'Freeze! Put your hands up!' Oh, sorry
At home, watching TV -- then an erroneous 911 call leads to a brief, tense encounter with the LAPD.
Los Angeles Times Op/Ed September 09, 2009 by Michael Krikorian
I was at my girlfriend Nancy's home in Hancock Park. She was out with a friend, and her 15-year-old son, Oliver, and I had just finished eating our superb 10:30 p.m. dinner -- al pastor tacos from the truck on 3rd Street and Normandie. He had gone upstairs to go to bed. The next day would be the first day of school after summer vacation.
I was watching a recorded episode of "Entourage" when Zeke, our golden retriever mix, got up and looked out the thick wood-and-glass front door. Now, this dog barks like an Akita on angel dust, wailing plaintively when anybody comes up the sidewalk, unless its family. So I thought it must be Nancy.
I looked out the front door and noticed a spotlight on our yard. I heard a helicopter. I opened the door, went out to investigate and closed the door so Zeke wouldn't get out.
"Put your hands up!" yelled another voice. "Put your hands up over your head. Now!"
I turned in the direction of the voices and said, "Are you talking to me?" I actually said that. And I meant it. Were they talking to me? Yes.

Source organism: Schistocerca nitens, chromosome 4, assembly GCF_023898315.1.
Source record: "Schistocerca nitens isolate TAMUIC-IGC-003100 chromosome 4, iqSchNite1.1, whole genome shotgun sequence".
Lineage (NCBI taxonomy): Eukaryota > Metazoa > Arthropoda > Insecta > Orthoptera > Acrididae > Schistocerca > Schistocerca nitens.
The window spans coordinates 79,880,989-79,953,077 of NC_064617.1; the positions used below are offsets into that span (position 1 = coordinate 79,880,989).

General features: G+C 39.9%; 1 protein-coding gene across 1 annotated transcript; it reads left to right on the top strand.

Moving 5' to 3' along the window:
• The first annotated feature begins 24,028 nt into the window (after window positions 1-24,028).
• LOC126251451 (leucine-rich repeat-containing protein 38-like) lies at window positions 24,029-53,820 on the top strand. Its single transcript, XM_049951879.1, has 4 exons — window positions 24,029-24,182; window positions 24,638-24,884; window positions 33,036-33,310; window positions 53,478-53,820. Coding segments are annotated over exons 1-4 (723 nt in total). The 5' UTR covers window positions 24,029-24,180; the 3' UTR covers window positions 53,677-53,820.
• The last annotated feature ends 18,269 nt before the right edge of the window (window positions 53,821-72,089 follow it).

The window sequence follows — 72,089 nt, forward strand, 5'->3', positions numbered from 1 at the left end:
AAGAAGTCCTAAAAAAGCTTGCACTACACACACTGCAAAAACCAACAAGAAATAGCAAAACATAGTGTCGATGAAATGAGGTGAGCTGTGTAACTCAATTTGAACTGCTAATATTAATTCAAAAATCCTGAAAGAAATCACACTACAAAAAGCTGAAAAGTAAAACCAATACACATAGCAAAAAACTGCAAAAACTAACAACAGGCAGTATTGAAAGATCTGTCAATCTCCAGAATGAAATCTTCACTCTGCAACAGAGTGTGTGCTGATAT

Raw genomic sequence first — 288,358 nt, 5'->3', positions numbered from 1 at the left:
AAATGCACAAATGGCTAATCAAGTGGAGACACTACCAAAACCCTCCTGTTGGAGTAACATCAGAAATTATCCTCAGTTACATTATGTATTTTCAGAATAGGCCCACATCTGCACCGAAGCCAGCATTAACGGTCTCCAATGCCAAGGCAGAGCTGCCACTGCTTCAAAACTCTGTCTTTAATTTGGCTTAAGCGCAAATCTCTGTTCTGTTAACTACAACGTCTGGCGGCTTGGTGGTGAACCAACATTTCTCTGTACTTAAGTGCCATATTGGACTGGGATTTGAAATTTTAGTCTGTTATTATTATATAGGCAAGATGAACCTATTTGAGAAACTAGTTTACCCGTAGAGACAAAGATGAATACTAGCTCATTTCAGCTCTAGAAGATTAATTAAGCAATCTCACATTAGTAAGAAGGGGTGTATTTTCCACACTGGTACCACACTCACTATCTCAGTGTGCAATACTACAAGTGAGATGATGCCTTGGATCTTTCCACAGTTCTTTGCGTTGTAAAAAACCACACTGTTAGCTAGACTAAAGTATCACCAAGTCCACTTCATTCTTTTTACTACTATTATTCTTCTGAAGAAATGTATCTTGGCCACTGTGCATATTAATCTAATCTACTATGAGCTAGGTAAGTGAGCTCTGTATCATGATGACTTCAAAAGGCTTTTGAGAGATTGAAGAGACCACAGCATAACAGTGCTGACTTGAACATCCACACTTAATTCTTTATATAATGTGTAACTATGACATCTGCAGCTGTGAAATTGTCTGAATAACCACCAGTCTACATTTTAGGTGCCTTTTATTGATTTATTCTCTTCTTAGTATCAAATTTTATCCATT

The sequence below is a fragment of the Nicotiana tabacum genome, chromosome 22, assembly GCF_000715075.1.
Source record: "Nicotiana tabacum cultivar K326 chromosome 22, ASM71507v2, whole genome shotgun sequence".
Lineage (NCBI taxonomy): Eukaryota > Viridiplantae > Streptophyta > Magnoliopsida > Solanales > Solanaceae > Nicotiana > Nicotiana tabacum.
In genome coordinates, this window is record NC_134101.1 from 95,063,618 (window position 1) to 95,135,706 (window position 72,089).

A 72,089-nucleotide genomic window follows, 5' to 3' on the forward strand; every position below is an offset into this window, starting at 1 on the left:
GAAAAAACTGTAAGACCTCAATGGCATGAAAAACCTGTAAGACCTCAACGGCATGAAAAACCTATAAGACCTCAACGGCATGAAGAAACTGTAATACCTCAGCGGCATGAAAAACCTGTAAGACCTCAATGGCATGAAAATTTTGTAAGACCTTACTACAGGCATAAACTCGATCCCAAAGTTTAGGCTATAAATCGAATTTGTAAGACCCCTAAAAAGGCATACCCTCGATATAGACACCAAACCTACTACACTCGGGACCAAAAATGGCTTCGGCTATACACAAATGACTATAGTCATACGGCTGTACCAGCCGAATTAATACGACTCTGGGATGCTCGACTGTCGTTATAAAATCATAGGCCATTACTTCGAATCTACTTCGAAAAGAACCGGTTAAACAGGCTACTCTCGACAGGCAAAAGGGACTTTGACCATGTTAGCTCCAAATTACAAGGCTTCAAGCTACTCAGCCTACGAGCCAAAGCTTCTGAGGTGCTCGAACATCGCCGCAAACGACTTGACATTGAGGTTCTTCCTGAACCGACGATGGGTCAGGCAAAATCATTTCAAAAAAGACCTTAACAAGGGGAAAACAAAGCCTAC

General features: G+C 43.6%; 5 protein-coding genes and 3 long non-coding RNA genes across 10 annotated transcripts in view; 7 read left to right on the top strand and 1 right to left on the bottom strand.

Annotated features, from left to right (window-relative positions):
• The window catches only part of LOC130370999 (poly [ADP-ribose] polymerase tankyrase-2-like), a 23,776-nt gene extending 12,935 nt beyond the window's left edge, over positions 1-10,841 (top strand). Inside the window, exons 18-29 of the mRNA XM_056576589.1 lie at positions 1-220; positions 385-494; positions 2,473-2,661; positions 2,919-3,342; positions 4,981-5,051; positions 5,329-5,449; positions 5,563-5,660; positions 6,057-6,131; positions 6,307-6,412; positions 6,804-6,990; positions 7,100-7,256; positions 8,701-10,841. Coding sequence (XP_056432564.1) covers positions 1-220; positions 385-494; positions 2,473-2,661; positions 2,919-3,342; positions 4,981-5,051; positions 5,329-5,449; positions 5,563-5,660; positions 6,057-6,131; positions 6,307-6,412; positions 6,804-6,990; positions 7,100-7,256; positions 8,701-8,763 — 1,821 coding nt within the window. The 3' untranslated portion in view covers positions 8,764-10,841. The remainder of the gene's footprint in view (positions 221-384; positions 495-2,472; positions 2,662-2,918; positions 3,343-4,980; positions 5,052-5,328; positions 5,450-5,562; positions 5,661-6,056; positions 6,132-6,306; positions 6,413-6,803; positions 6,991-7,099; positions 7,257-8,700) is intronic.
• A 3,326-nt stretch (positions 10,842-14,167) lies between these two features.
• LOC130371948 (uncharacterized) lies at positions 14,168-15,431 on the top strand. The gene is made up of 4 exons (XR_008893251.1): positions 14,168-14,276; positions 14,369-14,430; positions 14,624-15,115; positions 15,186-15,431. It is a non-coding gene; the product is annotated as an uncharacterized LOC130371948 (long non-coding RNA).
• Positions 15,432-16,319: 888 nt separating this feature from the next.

"Put your hands over your head!"
"Lock your fingers on top of your head."
I did. I couldn't really see them because the bright flashlights nearly blinded me, but it had to be the cops.
"Turn and face the door." I did, and then I had a frightful thought. Maybe it's not the police. Maybe it's some elaborate plan by a street gang to kill me. I have reported on street gangs for more than a decade and amassed a deadly share of enemies. I took a quick look at the invaders and could see they had police uniforms. No gang I ever reported on would go to that much trouble to kill me.
"Turn around and start backing toward me."
I marveled at how calm I was. I thought, "Just do as they say." Just do as they say. We all have heard stories in which the guy resists and gets roughed up or worse.
I backed down the three steps of the porch to the driveway, where I bumped into Nancy's car, parked with the top down. I got a closer look at the gendarmes: five uniformed LAPD officers with guns at the ready, including a policewoman who sadly bore no resemblance to Angie Dickinson in her TV cop days. Pepper Anderson could cuff me all night. The most impressive thing about this policewoman was the pump shotgun she was holding.
I hoped Roger, our next-door neighbor, had a video camera and was watching. This could go Rodney.
I was led next to the giant ficus tree in Roger's frontyard and was tightly handcuffed. Well, the cuffs weren't overly tight. I've been in overly tight cuffs in the past.
And that is why I wasn't all that upset, why I was so calm. Every other time in my life that I had been handcuffed -- and there have been several -- I was guilty of something. Here, I knew I had done nothing wrong. Not unless I was unaware that buying tacos at the truck on 3rd and Normandie was some sort of felony now.
"Spread your legs!" I did. "Wider." I did. "Do you have a weapon?" No. I was frisked.